Later that year I took the kids to visit a former foster family of Marcus’s. The littles ran around and played with the family goats while Luke and I let Marcus show us around his old stomping grounds. I noticed that Sean spent a great deal of time in deep conversation with the foster mother. Occasionally another child would seek her attention and Sean would urgently spirit her away to a more private area in the home. He was speaking earnestly and rapidly. He seemed distraught. She put her hand on his back as if to comfort him so I hurried over to check on my son. He met me somewhere in the middle and steered me away from the foster mom. It wasn’t until later that she pulled me aside to explain that foster kids need a lot of understanding. They need someone to “really listen to them.” She mentioned that she had offered Sean to come and stay with her any time he “needed someone to talk to.” Again, I was astonished.

It didn’t take long to learn that there were many other “moms” for Sean. They all listened. They all comforted and cajoled him. They listened to his stories about how I didn’t throw him birthday parties. I didn’t buy him clothes. I never supported him. I didn’t spend time with him and, of course, I didn’t listen to him.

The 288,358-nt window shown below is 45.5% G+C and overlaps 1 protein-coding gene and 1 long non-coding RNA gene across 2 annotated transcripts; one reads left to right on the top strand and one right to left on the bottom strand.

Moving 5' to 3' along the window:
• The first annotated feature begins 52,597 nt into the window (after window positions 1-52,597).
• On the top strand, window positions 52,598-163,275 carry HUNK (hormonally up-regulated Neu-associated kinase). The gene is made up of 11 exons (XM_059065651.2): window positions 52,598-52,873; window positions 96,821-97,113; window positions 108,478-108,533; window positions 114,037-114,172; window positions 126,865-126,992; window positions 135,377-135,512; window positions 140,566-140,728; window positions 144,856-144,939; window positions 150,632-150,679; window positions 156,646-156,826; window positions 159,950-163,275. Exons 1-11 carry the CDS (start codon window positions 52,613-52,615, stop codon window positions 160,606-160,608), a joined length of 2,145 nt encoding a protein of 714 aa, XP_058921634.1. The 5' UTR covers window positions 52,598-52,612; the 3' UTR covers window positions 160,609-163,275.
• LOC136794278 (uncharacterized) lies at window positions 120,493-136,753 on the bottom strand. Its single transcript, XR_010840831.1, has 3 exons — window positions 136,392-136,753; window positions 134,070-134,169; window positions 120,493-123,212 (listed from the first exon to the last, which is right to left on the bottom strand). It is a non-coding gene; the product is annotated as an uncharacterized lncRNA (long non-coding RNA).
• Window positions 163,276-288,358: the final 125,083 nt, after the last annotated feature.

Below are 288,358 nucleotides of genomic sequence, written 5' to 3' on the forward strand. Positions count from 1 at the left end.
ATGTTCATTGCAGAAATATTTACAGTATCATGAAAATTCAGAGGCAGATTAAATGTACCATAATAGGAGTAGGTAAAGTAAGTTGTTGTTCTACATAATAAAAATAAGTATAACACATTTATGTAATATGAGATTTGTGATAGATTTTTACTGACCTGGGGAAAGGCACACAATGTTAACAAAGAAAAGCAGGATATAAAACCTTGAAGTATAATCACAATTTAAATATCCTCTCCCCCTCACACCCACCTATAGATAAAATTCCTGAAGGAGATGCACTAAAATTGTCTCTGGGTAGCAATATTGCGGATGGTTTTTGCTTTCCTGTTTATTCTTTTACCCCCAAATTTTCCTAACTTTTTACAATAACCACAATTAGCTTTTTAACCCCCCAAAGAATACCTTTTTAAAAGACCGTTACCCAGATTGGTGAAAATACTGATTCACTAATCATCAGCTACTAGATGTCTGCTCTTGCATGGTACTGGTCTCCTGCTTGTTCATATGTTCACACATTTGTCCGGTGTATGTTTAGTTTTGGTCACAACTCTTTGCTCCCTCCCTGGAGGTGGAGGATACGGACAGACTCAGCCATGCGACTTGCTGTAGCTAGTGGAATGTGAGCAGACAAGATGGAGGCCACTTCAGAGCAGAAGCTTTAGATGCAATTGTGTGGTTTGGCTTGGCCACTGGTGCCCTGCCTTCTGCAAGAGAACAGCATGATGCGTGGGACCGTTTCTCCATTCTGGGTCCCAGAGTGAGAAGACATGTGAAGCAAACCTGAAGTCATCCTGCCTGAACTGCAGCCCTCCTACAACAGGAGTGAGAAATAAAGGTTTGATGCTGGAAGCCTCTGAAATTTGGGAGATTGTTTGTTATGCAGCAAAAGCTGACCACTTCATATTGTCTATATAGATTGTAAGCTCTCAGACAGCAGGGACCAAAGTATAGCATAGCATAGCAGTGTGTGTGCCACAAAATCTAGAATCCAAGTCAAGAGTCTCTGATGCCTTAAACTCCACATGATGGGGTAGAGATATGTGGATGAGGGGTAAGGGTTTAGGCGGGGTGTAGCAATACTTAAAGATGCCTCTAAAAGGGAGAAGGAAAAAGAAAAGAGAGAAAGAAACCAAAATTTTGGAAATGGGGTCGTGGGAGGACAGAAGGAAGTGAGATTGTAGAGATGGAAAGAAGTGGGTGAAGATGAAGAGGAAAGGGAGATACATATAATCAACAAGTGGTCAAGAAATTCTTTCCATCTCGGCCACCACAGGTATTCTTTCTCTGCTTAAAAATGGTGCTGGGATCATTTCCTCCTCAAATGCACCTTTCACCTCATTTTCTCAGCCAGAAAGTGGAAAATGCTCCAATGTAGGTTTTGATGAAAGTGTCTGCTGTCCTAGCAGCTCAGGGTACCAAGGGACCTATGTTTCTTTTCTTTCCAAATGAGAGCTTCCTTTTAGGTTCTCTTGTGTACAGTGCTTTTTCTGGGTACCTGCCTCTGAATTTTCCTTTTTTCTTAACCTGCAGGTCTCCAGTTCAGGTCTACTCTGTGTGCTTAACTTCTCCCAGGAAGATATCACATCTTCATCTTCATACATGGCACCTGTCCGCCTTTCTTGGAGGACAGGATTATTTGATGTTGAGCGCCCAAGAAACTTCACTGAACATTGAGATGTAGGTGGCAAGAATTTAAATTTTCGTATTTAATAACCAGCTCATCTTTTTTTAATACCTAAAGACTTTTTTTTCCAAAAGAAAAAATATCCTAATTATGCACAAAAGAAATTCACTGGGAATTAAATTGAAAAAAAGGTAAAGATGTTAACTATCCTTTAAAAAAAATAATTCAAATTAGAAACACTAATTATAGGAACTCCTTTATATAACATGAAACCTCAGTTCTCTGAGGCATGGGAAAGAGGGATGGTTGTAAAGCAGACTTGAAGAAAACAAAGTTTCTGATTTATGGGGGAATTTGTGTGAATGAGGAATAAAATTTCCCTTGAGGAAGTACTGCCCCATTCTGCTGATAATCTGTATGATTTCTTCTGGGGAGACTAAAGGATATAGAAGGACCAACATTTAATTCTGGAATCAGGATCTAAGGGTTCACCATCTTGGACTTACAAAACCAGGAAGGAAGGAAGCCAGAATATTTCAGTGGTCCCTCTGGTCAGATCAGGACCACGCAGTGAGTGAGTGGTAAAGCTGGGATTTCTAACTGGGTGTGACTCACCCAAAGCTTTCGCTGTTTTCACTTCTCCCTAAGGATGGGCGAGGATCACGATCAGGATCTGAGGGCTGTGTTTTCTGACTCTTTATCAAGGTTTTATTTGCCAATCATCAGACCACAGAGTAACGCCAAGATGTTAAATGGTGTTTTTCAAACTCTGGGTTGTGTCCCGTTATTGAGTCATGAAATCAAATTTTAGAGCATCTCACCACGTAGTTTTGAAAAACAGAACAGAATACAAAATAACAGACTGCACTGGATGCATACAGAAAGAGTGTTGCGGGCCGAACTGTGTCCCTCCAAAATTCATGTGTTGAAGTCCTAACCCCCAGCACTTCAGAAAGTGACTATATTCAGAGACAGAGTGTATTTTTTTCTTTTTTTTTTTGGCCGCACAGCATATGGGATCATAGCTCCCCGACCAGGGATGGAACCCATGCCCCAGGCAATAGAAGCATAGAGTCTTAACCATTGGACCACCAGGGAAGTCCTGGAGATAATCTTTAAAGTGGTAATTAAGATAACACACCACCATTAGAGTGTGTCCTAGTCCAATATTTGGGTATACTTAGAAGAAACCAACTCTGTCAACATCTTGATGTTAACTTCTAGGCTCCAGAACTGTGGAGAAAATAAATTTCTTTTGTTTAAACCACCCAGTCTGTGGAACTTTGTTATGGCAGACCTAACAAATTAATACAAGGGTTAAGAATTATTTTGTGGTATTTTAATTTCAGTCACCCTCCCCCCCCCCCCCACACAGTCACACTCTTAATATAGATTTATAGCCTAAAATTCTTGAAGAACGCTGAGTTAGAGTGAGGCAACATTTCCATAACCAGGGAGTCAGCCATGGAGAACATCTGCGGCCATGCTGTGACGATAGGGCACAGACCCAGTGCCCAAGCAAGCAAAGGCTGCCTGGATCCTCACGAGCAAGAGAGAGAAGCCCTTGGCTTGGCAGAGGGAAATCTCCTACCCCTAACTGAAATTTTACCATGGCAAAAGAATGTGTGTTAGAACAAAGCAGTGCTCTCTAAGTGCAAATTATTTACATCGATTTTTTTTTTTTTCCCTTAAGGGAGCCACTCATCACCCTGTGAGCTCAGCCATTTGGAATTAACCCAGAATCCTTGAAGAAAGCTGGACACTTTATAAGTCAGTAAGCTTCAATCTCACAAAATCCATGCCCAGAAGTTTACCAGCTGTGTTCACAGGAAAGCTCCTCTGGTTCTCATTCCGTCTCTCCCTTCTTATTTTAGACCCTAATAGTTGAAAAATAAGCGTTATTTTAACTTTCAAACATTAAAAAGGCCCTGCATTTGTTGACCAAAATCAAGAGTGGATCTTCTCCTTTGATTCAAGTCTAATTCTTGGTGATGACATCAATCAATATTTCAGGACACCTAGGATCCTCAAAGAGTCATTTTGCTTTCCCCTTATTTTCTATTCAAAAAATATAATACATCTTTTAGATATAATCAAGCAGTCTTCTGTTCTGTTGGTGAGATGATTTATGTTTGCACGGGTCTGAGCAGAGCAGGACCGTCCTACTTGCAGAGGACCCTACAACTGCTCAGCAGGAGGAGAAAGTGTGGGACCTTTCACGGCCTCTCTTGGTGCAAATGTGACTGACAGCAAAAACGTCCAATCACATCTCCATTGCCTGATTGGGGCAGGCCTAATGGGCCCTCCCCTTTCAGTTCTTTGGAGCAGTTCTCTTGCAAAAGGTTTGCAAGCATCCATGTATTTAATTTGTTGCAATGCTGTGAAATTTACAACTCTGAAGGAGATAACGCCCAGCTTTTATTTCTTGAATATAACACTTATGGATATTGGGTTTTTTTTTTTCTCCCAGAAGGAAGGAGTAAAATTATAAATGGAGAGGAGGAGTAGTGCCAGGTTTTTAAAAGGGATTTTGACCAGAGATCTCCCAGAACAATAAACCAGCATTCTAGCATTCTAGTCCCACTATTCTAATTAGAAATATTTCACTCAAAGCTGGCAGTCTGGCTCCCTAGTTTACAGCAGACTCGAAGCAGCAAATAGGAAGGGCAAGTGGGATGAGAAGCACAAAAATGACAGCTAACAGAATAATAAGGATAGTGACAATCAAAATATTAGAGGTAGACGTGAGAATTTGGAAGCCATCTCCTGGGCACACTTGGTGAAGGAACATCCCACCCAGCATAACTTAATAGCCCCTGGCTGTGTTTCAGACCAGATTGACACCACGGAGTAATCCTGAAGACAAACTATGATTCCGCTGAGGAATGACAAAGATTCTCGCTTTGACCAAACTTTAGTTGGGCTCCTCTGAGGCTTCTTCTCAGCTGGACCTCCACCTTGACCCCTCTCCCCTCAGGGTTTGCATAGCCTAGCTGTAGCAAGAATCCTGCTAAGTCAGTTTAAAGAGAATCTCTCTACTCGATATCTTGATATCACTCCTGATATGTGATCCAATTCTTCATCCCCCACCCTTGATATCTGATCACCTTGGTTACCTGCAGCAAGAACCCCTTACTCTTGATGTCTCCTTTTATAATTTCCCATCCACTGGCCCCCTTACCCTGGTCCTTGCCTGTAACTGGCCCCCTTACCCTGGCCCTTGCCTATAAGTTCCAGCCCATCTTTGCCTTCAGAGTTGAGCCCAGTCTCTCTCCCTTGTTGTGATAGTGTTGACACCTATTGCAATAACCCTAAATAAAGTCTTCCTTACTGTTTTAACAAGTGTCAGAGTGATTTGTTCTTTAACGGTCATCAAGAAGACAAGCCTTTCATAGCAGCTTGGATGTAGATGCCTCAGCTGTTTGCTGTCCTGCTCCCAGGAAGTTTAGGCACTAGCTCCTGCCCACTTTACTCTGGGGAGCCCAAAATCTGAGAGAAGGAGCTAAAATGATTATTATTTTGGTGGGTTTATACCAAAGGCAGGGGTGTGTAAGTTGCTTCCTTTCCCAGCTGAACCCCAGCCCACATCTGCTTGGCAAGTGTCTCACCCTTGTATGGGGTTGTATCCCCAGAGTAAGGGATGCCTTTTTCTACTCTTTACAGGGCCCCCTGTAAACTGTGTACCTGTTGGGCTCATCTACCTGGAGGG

They all advised me about supporting him. Appreciating him. Listening to him. I’d never heard of “parent shopping” before Sean. Now I know. Kids with trauma histories have learned to hedge their bets. Much like the hidden stash of food in his room, Sean was collecting mothers. He had a secret stash. Just in case.

I’ve worried about Sean ever since he left our home a year ago. Since then he’s run away from a foster home. He was eventually reunited with his biological father. The last I heard he had disrupted that placement as well. Sean wanted out.  His biological father wanted out. He said Sean needed therapy and he “couldn’t parent him” like this. Part of me worries for Sean still.

At football practice today I saw Other Mom walk by. It reminded me of Sean and his parent shopping. I’m not so worried anymore. If anything, I learned that Sean will always land on his feet. He will always find another woman to feel special about meeting his needs. If nothing else, Sean is a consummate survivor. Somewhere in his back pocket, I’m sure he has another mom.

But Carl and Mary have me. As I sit here faithfully waiting for practice to end, I cheer for them.  And I can say, without a doubt, that I’m a super mom for them.

 

**Names have been changed to protect the privacy of those involved.

 

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adoption, family

Down the Rabbit Hole: In Search of My Emotions